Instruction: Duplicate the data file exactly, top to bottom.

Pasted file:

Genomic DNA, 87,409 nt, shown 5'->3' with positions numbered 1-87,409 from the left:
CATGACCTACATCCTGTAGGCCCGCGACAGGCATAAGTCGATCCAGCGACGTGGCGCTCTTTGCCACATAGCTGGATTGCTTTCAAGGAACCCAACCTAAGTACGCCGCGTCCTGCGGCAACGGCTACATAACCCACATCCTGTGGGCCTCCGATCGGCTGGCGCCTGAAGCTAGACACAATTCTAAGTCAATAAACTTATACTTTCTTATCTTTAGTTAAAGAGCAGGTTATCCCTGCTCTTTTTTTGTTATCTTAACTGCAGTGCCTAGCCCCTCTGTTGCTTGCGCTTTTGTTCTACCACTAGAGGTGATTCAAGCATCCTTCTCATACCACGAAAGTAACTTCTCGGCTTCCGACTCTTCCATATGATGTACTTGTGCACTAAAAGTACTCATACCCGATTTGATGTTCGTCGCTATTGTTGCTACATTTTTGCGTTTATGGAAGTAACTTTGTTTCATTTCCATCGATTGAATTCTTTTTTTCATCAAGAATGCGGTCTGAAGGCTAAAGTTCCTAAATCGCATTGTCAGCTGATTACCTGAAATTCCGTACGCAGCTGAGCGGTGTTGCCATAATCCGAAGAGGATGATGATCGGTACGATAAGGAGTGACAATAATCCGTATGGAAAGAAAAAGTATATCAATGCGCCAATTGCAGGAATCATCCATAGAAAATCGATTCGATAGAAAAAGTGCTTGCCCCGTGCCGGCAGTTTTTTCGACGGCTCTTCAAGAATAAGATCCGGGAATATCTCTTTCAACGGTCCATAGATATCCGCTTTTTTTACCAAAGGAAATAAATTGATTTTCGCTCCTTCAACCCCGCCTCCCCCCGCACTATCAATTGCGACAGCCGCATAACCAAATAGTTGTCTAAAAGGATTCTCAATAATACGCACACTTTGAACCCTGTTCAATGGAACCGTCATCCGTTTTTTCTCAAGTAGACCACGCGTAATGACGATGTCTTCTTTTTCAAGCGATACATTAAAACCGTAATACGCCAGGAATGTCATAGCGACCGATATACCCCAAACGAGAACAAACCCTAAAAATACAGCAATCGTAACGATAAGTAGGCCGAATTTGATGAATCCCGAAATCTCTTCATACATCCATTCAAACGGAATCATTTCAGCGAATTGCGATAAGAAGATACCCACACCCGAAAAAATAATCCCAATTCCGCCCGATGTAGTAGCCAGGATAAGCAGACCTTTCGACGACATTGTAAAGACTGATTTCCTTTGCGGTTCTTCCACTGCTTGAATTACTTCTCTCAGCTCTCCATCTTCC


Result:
Genomic DNA, 87,409 nt, shown 5'->3' with positions numbered 1-87,409 from the left:
CATGACCTACATCCTGTAGGCCCGCGACAGGCATAAGTCGATCCAGCGACGTGGCGCTCTTTGCCACATAGCTGGATTGCTTTCAAGGAACCCAACCTAAGTACGCCGCGTCCTGCGGCAACGGCTACATAACCCACATCCTGTGGGCCTCCGATCGGCTGGCGCCTGAAGCTAGACACAATTCTAAGTCAATAAACTTATACTTTCTTATCTTTAGTTAAAGAGCAGGTTATCCCTGCTCTTTTTTTGTTATCTTAACTGCAGTGCCTAGCCCCTCTGTTGCTTGCGCTTTTGTTCTACCACTAGAGGTGATTCAAGCATCCTTCTCATACCACGAAAGTAACTTCTCGGCTTCCGACTCTTCCATATGATGTACTTGTGCACTAAAAGTACTCATACCCGATTTGATGTTCGTCGCTATTGTTGCTACATTTTTGCGTTTATGGAAGTAACTTTGTTTCATTTCCATCGATTGAATTCTTTTTTTCATCAAGAATGCGGTCTGAAGGCTAAAGTTCCTAAATCGCATTGTCAGCTGATTACCTGAAATTCCGTACGCAGCTGAGCGGTGTTGCCATAATCCGAAGAGGATGATGATCGGTACGATAAGGAGTGACAATAATCCGTATGGAAAGAAAAAGTATATCAATGCGCCAATTGCAGGAATCATCCATAGAAAATCGATTCGATAGAAAAAGTGCTTGCCCCGTGCCGGCAGTTTTTTCGACGGCTCTTCAAGAATAAGATCCGGGAATATCTCTTTCAACGGTCCATAGATATCCGCTTTTTTTACCAAAGGAAATAAATTGATTTTCGCTCCTTCAACCCCGCCTCCCCCCGCACTATCAATTGCGACAGCCGCATAACCAAATAGTTGTCTAAAAGGATTCTCAATAATACGCACACTTTGAACCCTGTTCAATGGAACCGTCATCCGTTTTTTCTCAAGTAGACCACGCGTAATGACGATGTCTTCTTTTTCAAGCGATACATTAAAACCGTAATACGCCAGGAATGTCATAGCGACCGATATACCCCAAACGAGAACAAACCCTAAAAATACAGCAATCGTAACGATAAGTAGGCCGAATTTGATGAATCCCGAAATCTCTTCATACATCCATTCAAACGGAATCATTTCAGCGAATTGCGATAAGAAGATACCCACACCCGAAAAAATAATCCCAATTCCGCCCGATGTAGTAGCCAGGATAAGCAGACCTTTCGACGACATTGTAAAGACTGATTTCCTTTGCGGTTCTTCCACTGCTTGAATTACTTCTCTCAGCTCTCCATCTTCC